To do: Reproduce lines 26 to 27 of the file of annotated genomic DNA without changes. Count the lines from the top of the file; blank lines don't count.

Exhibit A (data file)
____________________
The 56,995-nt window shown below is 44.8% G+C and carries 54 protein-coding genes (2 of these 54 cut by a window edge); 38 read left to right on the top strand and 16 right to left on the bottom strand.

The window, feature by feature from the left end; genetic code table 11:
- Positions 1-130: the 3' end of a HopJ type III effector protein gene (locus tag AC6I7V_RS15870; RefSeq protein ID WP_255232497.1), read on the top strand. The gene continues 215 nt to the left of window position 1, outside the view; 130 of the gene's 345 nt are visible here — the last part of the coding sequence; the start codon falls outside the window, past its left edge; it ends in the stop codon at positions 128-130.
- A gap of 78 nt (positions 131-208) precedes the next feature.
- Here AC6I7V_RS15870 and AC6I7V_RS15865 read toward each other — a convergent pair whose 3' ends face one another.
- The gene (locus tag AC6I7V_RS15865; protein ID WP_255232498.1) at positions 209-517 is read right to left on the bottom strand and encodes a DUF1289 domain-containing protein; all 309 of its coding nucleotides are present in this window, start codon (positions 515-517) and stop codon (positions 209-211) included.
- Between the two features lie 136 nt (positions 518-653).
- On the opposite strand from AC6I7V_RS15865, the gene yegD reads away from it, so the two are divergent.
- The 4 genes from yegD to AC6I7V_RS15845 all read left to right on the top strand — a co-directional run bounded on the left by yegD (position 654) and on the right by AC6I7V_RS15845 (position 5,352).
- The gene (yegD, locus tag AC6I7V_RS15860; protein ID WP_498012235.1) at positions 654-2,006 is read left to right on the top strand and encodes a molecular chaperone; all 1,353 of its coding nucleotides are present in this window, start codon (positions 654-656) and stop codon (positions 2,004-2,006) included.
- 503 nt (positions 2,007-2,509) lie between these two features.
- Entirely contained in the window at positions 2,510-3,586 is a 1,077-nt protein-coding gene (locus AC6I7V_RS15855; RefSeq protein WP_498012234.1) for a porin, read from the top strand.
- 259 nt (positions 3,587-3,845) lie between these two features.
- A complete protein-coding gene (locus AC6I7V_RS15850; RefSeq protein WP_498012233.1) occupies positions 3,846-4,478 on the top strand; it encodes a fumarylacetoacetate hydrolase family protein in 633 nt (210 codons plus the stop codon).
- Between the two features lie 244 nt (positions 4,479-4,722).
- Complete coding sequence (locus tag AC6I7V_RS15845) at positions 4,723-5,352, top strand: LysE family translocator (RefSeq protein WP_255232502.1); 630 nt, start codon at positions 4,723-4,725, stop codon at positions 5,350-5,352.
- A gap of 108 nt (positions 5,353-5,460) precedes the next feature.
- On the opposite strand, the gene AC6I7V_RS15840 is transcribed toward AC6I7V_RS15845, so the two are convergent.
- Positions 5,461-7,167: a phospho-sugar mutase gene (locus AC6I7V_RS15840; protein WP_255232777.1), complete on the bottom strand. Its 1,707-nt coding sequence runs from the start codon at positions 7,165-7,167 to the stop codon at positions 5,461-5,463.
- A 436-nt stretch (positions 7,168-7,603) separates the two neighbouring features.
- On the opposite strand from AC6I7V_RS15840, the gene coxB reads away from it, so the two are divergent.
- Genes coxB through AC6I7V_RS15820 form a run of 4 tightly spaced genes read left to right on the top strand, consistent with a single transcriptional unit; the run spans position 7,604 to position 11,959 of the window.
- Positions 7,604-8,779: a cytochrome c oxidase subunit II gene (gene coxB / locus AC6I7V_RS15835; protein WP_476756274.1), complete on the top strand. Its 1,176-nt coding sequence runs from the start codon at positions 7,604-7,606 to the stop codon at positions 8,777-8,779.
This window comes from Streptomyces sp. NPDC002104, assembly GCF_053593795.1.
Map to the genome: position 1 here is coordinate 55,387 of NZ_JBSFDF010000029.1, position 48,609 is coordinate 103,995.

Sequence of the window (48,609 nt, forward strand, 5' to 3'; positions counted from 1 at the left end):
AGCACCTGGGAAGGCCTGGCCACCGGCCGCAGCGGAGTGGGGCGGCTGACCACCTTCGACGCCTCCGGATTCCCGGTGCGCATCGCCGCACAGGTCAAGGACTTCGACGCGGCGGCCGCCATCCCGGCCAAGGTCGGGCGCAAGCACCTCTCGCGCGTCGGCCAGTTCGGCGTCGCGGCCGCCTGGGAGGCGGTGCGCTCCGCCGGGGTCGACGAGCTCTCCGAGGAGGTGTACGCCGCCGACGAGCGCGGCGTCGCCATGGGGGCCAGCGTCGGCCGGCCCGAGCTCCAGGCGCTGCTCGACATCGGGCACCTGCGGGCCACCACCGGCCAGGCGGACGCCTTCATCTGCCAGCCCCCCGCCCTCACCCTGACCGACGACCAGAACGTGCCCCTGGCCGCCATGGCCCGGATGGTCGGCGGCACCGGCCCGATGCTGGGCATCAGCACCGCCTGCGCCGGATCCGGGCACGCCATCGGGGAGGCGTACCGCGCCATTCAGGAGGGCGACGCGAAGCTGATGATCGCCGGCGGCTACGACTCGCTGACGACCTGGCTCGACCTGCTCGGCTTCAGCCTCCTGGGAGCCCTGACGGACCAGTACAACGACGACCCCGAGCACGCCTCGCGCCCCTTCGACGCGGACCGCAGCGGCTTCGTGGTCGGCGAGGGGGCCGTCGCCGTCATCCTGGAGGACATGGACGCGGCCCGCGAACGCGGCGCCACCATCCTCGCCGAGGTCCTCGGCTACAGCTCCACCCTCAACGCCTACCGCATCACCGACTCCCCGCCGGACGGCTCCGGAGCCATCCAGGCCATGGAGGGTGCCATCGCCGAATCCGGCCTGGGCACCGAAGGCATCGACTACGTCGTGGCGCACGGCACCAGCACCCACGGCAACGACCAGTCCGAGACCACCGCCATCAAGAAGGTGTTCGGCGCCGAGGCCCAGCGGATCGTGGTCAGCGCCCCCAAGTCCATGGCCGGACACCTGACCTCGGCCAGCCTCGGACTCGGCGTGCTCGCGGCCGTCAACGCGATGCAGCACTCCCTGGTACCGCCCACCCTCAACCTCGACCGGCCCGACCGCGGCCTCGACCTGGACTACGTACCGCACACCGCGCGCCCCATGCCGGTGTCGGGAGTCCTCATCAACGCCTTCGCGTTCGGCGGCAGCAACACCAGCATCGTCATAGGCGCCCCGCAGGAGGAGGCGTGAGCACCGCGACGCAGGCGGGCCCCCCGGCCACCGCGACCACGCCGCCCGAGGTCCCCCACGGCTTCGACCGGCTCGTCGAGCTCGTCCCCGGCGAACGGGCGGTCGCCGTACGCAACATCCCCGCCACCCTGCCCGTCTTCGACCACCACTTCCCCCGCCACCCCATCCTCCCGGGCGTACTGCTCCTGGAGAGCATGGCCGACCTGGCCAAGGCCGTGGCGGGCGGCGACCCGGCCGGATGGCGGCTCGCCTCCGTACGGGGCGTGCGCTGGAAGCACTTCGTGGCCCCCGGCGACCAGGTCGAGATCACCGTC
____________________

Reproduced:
Sequence of the window (48,609 nt, forward strand, 5' to 3'; positions counted from 1 at the left end):
AGCACCTGGGAAGGCCTGGCCACCGGCCGCAGCGGAGTGGGGCGGCTGACCACCTTCGACGCCTCCGGATTCCCGGTGCGCATCGCCGCACAGGTCAAGGACTTCGACGCGGCGGCCGCCATCCCGGCCAAGGTCGGGCGCAAGCACCTCTCGCGCGTCGGCCAGTTCGGCGTCGCGGCCGCCTGGGAGGCGGTGCGCTCCGCCGGGGTCGACGAGCTCTCCGAGGAGGTGTACGCCGCCGACGAGCGCGGCGTCGCCATGGGGGCCAGCGTCGGCCGGCCCGAGCTCCAGGCGCTGCTCGACATCGGGCACCTGCGGGCCACCACCGGCCAGGCGGACGCCTTCATCTGCCAGCCCCCCGCCCTCACCCTGACCGACGACCAGAACGTGCCCCTGGCCGCCATGGCCCGGATGGTCGGCGGCACCGGCCCGATGCTGGGCATCAGCACCGCCTGCGCCGGATCCGGGCACGCCATCGGGGAGGCGTACCGCGCCATTCAGGAGGGCGACGCGAAGCTGATGATCGCCGGCGGCTACGACTCGCTGACGACCTGGCTCGACCTGCTCGGCTTCAGCCTCCTGGGAGCCCTGACGGACCAGTACAACGACGACCCCGAGCACGCCTCGCGCCCCTTCGACGCGGACCGCAGCGGCTTCGTGGTCGGCGAGGGGGCCGTCGCCGTCATCCTGGAGGACATGGACGCGGCCCGCGAACGCGGCGCCACCATCCTCGCCGAGGTCCTCGGCTACAGCTCCACCCTCAACGCCTACCGCATCACCGACTCCCCGCCGGACGGCTCCGGAGCCATCCAGGCCATGGAGGGTGCCATCGCCGAATCCGGCCTGGGCACCGAAGGCATCGACTACGTCGTGGCGCACGGCACCAGCACCCACGGCAACGACCAGTCCGAGACCACCGCCATCAAGAAGGTGTTCGGCGCCGAGGCCCAGCGGATCGTGGTCAGCGCCCCCAAGTCCATGGCCGGACACCTGACCTCGGCCAGCCTCGGACTCGGCGTGCTCGCGGCCGTCAACGCGATGCAGCACTCCCTGGTACCGCCCACCCTCAACCTCGACCGGCCCGACCGCGGCCTCGACCTGGACTACGTACCGCACACCGCGCGCCCCATGCCGGTGTCGGGAGTCCTCATCAACGCCTTCGCGTTCGGCGGCAGCAACACCAGCATCGTCATAGGCGCCCCGCAGGAGGAGGCGTGAGCACCGCGACGCAGGCGGGCCCCCCGGCCACCGCGACCACGCCGCCCGAGGTCCCCCACGGCTTCGACCGGCTCGTCGAGCTCGTCCCCGGCGAACGGGCGGTCGCCGTACGCAACATCCCCGCCACCCTGCCCGTCTTCGACCACCACTTCCCCCGCCACCCCATCCTCCCGGGCGTACTGCTCCTGGAGAGCATGGCCGACCTGGCCAAGGCCGTGGCGGGCGGCGACCCGGCCGGATGGCGGCTCGCCTCCGTACGGGGCGTGCGCTGGAAGCACTTCGTGGCCCCCGGCGACCAGGTCGAGATCACCGTC